On 20 December 2019, the Supreme Court of the Netherlands (“the Supreme Court”) rendered judgement in the famous ‘Urgenda v. The State’ case, upholding previous decisions from lower Courts and affirming the obligation of the Dutch Government to reduce its greenhouse gas emissions by 25% before the end of 2020. The decision is both notable for opening the door to similar lawsuits around the world and for its powerful statement in favor of climate action.
The Supreme Court’s judgement finds grounds in International Law principles, and more specifically in the UN Climate Convention and the European Convention for the Protection of Human Rights and Fundamental Freedoms. Therefore, despite the regional scope of the ruling, the impact of the decision goes far beyond the borders of the Netherlands. In that regard, the UN High commissioner for Human Rights, Michelle Bachelet, welcomed the decision and described what it could mean for other governments: “The decision confirms that the Government of the Netherlands and, by implication, other governments have binding legal obligations, based on international human rights law, to undertake strong reductions in emissions of greenhouse gases.”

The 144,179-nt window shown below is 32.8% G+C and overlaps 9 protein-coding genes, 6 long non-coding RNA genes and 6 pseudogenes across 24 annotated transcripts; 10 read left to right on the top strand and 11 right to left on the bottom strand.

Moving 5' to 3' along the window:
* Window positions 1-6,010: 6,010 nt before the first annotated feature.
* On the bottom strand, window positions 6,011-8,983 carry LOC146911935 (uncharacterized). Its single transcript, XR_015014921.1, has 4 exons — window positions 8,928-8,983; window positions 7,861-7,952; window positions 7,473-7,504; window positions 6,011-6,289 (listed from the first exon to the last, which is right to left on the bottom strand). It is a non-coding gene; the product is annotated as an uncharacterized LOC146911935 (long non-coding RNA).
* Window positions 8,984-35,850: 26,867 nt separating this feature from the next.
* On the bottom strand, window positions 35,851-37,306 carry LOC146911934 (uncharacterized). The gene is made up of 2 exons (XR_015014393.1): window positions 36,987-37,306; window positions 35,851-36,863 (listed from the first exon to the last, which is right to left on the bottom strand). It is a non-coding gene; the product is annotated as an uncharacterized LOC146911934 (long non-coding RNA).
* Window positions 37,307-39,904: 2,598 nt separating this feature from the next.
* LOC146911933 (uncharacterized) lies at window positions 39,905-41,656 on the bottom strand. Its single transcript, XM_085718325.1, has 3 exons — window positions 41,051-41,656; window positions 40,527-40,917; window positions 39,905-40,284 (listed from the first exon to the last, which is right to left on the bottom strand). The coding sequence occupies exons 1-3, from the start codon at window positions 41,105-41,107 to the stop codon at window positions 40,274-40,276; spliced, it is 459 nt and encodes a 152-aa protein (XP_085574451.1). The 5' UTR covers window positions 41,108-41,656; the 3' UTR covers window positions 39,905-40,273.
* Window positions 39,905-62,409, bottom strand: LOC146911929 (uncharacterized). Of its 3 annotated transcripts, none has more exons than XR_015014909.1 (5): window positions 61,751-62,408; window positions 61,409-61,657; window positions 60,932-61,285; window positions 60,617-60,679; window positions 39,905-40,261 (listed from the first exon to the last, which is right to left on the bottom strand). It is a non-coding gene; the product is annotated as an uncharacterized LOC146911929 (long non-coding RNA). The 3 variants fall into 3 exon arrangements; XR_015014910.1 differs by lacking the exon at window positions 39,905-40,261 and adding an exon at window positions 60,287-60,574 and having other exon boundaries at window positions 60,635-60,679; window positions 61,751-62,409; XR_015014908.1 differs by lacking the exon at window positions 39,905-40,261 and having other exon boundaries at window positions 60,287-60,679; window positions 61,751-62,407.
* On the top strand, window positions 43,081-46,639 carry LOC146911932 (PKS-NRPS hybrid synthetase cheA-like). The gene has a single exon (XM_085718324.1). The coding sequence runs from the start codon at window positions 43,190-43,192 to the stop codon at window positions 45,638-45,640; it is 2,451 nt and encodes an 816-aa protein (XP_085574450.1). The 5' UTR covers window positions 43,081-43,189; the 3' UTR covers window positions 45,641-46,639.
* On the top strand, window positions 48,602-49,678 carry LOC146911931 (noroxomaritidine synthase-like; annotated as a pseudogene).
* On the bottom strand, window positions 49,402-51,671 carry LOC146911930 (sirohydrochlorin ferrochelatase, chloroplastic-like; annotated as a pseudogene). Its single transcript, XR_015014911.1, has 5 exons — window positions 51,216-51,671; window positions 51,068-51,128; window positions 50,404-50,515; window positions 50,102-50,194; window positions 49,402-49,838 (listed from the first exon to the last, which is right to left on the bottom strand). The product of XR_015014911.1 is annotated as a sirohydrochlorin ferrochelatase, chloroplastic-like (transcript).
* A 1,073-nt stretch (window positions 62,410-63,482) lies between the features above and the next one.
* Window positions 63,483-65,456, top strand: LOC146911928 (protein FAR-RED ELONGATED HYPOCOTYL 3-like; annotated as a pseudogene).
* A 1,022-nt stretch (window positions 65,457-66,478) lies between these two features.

In other words, the ratio decidendi of the Supreme Court is easily transferable in other jurisdictions. As a matter of fact, it did not take long before other organizations around the world followed Urgenda’s lead and introduced legal actions against their local governments to force them to reduce their emissions as well. For example, a class action authorization request was introduced in my home province of Québec in Canada, by ENvironnement JEUnesse, as early as November 2018.
The Urgenda case is the first successful climate justice case ever, making it an important milestone in the global fight against climate change, until then mostly carried by NGOs, humanitarian groups and individuals. This endorsement by the country’s highest legal authority brings a whole new dimension to the climate change discussion, now legally binding a government to take significant action for the greater good. The path towards full accountability is now well paved.
Hence, the decision is a powerful reminder that judicial institutions are meant to advance societal issues and serve human interests. In an era of cynicism towards governmental institutions, it is refreshing to be reminded that tribunals can still be trusted to fulfil their fundamental function of protecting human rights, even if it requires them to set a bold precedent.
During my Law studies, I was once told that law is not justice; it tends towards justice. However, in this instance, Law certainly came as close as it could to what I consider being justice. I applaud Urgenda and the Netherlands for this breakthrough.
 Bachelet welcomes top court’s landmark decision to protect human rights from climate change. 20 December 2019. United Nations, Human Rights, Office of the High Commissioner, Press release: https://www.ohchr.org/EN/NewsEvents/Pages/DisplayNews.aspx?NewsID=25450&LangID=E
This blog was written by Amélie Ramier.